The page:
Box 5.1Terms Commonly Used in This Chapter

510(k) Notification: A marketing submission to FDA providing evidence that a medical device is “substantially equivalent” to a currently marketed device. A 510(k) clearance, not an approval, is granted for marketing these devices. Medical devices requiring a 510(k) clearance rather than a Premarket Approval (PMA) are typically lower-risk medical devices and devices that are substantially equivalent to devices that have been on the market since 1976 (pre-amendment devices). These devices also do not require an investigational device exemption for conducting clinical studies.

Audit: A systematic and independent examination of study-related activities and documents to determine whether those activities were conducted and the data recorded, analyzed, and accurately reported according to the protocol sponsor's standard operating procedures (SOPs), Good Clinical Practice (GCP), and the applicable regulatory requirements.

Biologic License Application (BLA): An FDA submission for marketing approval of specified biotechnology products such as products manufactured by recombinant DNA technology and monoclonal antibody products. A BLA is submitted to FDA's Center for Biologics Evaluation and Research (CBER).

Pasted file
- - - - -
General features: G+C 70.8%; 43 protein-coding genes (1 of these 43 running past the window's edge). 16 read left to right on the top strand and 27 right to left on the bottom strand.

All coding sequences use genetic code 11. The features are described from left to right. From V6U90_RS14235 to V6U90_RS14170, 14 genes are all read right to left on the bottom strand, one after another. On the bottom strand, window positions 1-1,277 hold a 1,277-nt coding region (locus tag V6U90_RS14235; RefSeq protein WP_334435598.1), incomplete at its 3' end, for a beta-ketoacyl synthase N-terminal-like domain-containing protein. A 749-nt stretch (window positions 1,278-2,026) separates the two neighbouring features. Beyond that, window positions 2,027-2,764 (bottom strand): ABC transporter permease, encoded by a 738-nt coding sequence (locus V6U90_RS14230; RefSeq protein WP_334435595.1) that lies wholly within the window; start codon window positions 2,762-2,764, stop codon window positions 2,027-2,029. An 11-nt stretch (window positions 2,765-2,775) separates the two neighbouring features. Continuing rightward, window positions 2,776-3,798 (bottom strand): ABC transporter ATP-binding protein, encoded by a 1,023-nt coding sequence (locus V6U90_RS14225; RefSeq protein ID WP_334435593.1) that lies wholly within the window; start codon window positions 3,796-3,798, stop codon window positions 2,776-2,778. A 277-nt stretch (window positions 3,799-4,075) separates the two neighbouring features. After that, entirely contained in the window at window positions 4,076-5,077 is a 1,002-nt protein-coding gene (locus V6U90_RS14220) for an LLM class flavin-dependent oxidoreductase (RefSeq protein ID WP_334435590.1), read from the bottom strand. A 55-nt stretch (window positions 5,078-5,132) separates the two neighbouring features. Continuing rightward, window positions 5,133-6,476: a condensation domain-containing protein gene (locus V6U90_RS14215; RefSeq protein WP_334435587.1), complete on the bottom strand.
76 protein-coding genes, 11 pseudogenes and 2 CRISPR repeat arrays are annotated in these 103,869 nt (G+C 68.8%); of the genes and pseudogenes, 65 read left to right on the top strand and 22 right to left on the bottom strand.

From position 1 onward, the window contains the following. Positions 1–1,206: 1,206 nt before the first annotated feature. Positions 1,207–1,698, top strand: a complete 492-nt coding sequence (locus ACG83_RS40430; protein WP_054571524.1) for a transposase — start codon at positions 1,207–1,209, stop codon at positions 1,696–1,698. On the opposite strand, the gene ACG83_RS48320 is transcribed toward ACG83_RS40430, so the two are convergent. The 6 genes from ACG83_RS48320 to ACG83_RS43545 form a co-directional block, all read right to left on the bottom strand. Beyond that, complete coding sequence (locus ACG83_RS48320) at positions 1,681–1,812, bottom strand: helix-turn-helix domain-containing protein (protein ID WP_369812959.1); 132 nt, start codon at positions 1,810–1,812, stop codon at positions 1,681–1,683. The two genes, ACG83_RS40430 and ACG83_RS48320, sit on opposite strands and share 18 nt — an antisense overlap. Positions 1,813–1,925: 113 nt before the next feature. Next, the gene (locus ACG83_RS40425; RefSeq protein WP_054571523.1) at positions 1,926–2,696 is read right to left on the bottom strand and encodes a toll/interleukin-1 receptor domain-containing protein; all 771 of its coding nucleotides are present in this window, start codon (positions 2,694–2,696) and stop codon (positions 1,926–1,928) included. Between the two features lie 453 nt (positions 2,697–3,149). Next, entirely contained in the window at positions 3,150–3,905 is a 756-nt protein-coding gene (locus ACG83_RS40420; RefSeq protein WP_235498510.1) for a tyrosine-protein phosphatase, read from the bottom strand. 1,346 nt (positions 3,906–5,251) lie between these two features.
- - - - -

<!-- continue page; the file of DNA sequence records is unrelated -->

Common Rule: The colloquial name for 45 CFR 46, Subpart A, the Federal Policy for the Protection of Human Subjects. This regulation consolidates requirements for IRB review and informed consent to participate in human subject research. It applies to any DHHS-funded research conducted on human subjects as well as that funded by 15 other agencies. FDA has promulgated its own regulations (21 CFR Parts 50 and 56) for FDA-regulated research, which closely mirror the Common Rule. Both sets of regulations apply when research is FDA-regulated and federally funded (wholly or partially).

Continuing Review of Research: The concurrent oversight of research on a periodic basis by an IRB. In addition to the at least annual reviews mandated by federal regulations, reviews may, if deemed appropriate, also be conducted on a continuous or periodic basis.

Data and Safety Monitoring Board/Data Monitoring Committee (DSMB/DMC): An independent data monitoring committee that may be established by the sponsor to assess at intervals the progress of a clinical study, the safety data, and the critical efficacy endpoints, and to advise the sponsor whether to continue, modify, or stop a study. The terms Data and Safety Monitoring Board, Monitoring Committee, Data Monitoring Committee, and Independent Data Monitoring Committee are synonymous.


A committee of scientists, physicians, statisticians, and others that collects and analyzes data during the course of a clinical trial to monitor for adverse effects and other trends (such as an indication that one treatment is significantly better than another, particularly when one arm of the trial involves a placebo control) that would warrant modification or termination of the trial or notification of subjects about new information that might affect their willingness to continue in the trial.